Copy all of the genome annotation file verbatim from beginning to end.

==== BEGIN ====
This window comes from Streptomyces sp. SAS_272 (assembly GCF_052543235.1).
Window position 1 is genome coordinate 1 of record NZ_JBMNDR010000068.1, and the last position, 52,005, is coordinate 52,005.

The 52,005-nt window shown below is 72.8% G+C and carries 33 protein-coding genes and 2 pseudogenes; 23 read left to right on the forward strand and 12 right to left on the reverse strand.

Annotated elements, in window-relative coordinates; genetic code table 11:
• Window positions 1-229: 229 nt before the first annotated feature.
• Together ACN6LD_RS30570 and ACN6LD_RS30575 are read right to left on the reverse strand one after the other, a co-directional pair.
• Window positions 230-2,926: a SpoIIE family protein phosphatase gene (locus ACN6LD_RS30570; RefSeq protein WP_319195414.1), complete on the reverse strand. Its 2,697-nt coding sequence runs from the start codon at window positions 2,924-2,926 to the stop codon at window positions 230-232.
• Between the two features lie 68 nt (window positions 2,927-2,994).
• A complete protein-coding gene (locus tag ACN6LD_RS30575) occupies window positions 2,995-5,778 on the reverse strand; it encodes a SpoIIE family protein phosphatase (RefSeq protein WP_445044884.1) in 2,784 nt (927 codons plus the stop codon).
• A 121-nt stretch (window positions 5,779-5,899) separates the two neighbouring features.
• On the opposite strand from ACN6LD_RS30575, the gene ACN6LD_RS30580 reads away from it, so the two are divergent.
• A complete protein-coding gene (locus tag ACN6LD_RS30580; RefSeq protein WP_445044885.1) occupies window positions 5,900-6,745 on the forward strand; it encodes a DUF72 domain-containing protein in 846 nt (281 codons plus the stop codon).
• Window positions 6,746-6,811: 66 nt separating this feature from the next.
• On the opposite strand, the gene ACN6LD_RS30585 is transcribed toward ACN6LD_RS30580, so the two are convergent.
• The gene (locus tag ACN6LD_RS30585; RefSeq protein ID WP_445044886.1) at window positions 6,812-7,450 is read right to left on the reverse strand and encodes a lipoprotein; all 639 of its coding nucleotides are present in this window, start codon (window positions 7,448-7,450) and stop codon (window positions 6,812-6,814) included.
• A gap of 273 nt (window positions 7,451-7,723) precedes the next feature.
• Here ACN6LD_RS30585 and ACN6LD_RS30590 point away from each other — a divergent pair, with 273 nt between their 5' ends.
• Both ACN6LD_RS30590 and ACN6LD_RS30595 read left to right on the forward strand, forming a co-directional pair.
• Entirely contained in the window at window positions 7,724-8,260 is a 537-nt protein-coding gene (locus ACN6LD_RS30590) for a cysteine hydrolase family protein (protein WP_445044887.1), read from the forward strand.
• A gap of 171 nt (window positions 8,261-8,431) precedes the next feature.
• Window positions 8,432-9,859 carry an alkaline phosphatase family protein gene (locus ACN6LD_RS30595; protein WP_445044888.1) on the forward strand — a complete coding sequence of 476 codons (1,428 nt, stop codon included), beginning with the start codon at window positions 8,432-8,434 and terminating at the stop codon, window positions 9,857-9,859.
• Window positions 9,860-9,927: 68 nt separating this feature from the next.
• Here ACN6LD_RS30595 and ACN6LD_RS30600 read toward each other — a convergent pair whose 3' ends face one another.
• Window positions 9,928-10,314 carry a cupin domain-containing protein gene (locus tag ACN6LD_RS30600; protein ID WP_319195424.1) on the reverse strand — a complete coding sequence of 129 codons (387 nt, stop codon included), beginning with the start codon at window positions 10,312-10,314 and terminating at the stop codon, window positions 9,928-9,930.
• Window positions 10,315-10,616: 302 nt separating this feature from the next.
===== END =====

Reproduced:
This window comes from Streptomyces sp. SAS_272 (assembly GCF_052543235.1).
Window position 1 is genome coordinate 1 of record NZ_JBMNDR010000068.1, and the last position, 52,005, is coordinate 52,005.

The 52,005-nt window shown below is 72.8% G+C and carries 33 protein-coding genes and 2 pseudogenes; 23 read left to right on the forward strand and 12 right to left on the reverse strand.

Annotated elements, in window-relative coordinates; genetic code table 11:
• Window positions 1-229: 229 nt before the first annotated feature.
• Together ACN6LD_RS30570 and ACN6LD_RS30575 are read right to left on the reverse strand one after the other, a co-directional pair.
• Window positions 230-2,926: a SpoIIE family protein phosphatase gene (locus ACN6LD_RS30570; RefSeq protein WP_319195414.1), complete on the reverse strand. Its 2,697-nt coding sequence runs from the start codon at window positions 2,924-2,926 to the stop codon at window positions 230-232.
• Between the two features lie 68 nt (window positions 2,927-2,994).
• A complete protein-coding gene (locus tag ACN6LD_RS30575) occupies window positions 2,995-5,778 on the reverse strand; it encodes a SpoIIE family protein phosphatase (RefSeq protein WP_445044884.1) in 2,784 nt (927 codons plus the stop codon).
• A 121-nt stretch (window positions 5,779-5,899) separates the two neighbouring features.
• On the opposite strand from ACN6LD_RS30575, the gene ACN6LD_RS30580 reads away from it, so the two are divergent.
• A complete protein-coding gene (locus tag ACN6LD_RS30580; RefSeq protein WP_445044885.1) occupies window positions 5,900-6,745 on the forward strand; it encodes a DUF72 domain-containing protein in 846 nt (281 codons plus the stop codon).
• Window positions 6,746-6,811: 66 nt separating this feature from the next.
• On the opposite strand, the gene ACN6LD_RS30585 is transcribed toward ACN6LD_RS30580, so the two are convergent.
• The gene (locus tag ACN6LD_RS30585; RefSeq protein ID WP_445044886.1) at window positions 6,812-7,450 is read right to left on the reverse strand and encodes a lipoprotein; all 639 of its coding nucleotides are present in this window, start codon (window positions 7,448-7,450) and stop codon (window positions 6,812-6,814) included.
• A gap of 273 nt (window positions 7,451-7,723) precedes the next feature.
• Here ACN6LD_RS30585 and ACN6LD_RS30590 point away from each other — a divergent pair, with 273 nt between their 5' ends.
• Both ACN6LD_RS30590 and ACN6LD_RS30595 read left to right on the forward strand, forming a co-directional pair.
• Entirely contained in the window at window positions 7,724-8,260 is a 537-nt protein-coding gene (locus ACN6LD_RS30590) for a cysteine hydrolase family protein (protein WP_445044887.1), read from the forward strand.
• A gap of 171 nt (window positions 8,261-8,431) precedes the next feature.
• Window positions 8,432-9,859 carry an alkaline phosphatase family protein gene (locus ACN6LD_RS30595; protein WP_445044888.1) on the forward strand — a complete coding sequence of 476 codons (1,428 nt, stop codon included), beginning with the start codon at window positions 8,432-8,434 and terminating at the stop codon, window positions 9,857-9,859.
• Window positions 9,860-9,927: 68 nt separating this feature from the next.
• Here ACN6LD_RS30595 and ACN6LD_RS30600 read toward each other — a convergent pair whose 3' ends face one another.
• Window positions 9,928-10,314 carry a cupin domain-containing protein gene (locus tag ACN6LD_RS30600; protein ID WP_319195424.1) on the reverse strand — a complete coding sequence of 129 codons (387 nt, stop codon included), beginning with the start codon at window positions 10,312-10,314 and terminating at the stop codon, window positions 9,928-9,930.
• Window positions 10,315-10,616: 302 nt separating this feature from the next.